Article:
Beware the diabetes drug sold as a cancer fighter
Once again, drug researchers are trying to get you to play "Let's Pretend."
In this case, they're hoping to convince you that a drug used by type 2 diabetics might help prevent cancer -- even in non-diabetics.
Now, all of that might eventually prove true, but here's where they want you to ignore reality and use your imagination: Let's pretend there's no downside to this plan.
Don't say hello to my large gray friend
Most cancer drug researchers have to wear blinders so they won't catch a glimpse of that inconvenient elephant in the room: patient safety.
With blinders firmly in place, South Korean researchers investigated research that suggests the type 2 diabetes drug metformin may reduce breast cancer risk, as well as other diabetes-related cancers.
In a laboratory trial, metformin reduced the number and size of breast tumors, apparently disrupting the harmful effects of carcinogenic chemicals and estrogen.
Okay, this is the ground floor of research -- getting a look in the lab at how things might go in the body.
But one of the researchers wasn't content with ground floor success. He was already wondering what the view might be like from the penthouse. In a press release he speculated that metformin might be used as cancer prevention in "individuals who have no indication of any existing cancers."
Wow. That's bold. Based on a lab study, he's already imagining metformin for every man, woman, and child.
But he doesn't seem to be taking into account the "patient safety" elephant that's still in the room. Yes, even up there in the penthouse.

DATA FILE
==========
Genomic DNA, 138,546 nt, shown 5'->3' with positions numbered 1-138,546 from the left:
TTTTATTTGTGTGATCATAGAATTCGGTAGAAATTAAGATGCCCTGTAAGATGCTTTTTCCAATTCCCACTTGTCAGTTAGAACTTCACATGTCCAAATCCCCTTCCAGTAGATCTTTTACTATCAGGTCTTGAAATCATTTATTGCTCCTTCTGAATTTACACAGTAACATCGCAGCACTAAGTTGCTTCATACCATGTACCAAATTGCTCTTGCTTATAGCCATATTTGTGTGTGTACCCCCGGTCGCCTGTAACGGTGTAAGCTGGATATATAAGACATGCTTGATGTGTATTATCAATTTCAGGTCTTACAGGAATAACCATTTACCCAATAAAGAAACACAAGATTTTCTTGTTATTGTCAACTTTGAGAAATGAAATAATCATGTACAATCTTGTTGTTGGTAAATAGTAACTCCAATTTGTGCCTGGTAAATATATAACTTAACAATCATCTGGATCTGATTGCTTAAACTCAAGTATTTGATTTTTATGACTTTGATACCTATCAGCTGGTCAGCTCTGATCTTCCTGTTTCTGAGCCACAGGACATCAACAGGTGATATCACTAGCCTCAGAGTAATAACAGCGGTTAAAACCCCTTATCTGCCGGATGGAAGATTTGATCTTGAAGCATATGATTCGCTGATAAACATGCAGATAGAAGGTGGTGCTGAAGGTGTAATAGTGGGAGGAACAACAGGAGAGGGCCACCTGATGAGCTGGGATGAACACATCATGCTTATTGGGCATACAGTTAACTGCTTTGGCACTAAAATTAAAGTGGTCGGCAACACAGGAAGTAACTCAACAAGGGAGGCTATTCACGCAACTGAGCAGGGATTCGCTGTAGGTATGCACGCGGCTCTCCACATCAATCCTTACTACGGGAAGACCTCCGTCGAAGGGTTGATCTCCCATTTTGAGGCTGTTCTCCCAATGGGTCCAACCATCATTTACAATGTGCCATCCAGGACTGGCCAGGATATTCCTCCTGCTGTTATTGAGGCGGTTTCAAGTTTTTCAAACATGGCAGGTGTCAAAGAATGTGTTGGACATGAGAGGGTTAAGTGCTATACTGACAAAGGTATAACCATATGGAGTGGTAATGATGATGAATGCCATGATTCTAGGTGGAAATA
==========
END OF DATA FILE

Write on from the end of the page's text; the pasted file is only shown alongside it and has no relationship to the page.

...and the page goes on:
As with any drug, metformin has side effects. In fact, when you search online, you'll find side effects listed on websites such as metformin-sideeffects.com, metforminsideeffectsinfo.org, and themetforminsideeffects.net. That's three separate websites devoted entirely to...well, you get the idea.
Compared to many drugs, metformin's side effects are relatively mild -- unless, of course, you have to endure two or three of them at the same time.
Here are a few of the key adverse effects that appear on all three sites...
- Difficulty breathing
- Heart palpitations
- Flu-like symptoms (weakness, fever, chills)
- Excessive sweating
- Muscle aches
And although metformin is taken to control blood sugar, side effects may include high blood sugar or low blood sugar.
That's kind of a substantial elephant to ignore -- especially when you consider a newly discovered metformin side effect I told you about in 2010: vitamin B12 deficiency.
A four-year study in the Netherlands confirmed reduced B12 absorbency in diabetic patients who used metformin. Some subjects were at high risk of developing full-blown deficiency of this very important vitamin that helps keep homocysteine levels low. And as I've mentioned many times, high homocysteine increases risk of dementia, heart attack, and stroke.
Whether you're a type 2 diabetic or in perfect health, you do not want to compromise your B12 status. Not even in return for a small cancer prevention benefit. Any elephant can tell you that.
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About the author
Jenny Thompson is the Director of the Health Sciences Institute and editor of the HSI e-Alert. Through HSI, she and her team uncover important health information and expose ridiculous health misinformation, most notably through the HSI e-Alert.
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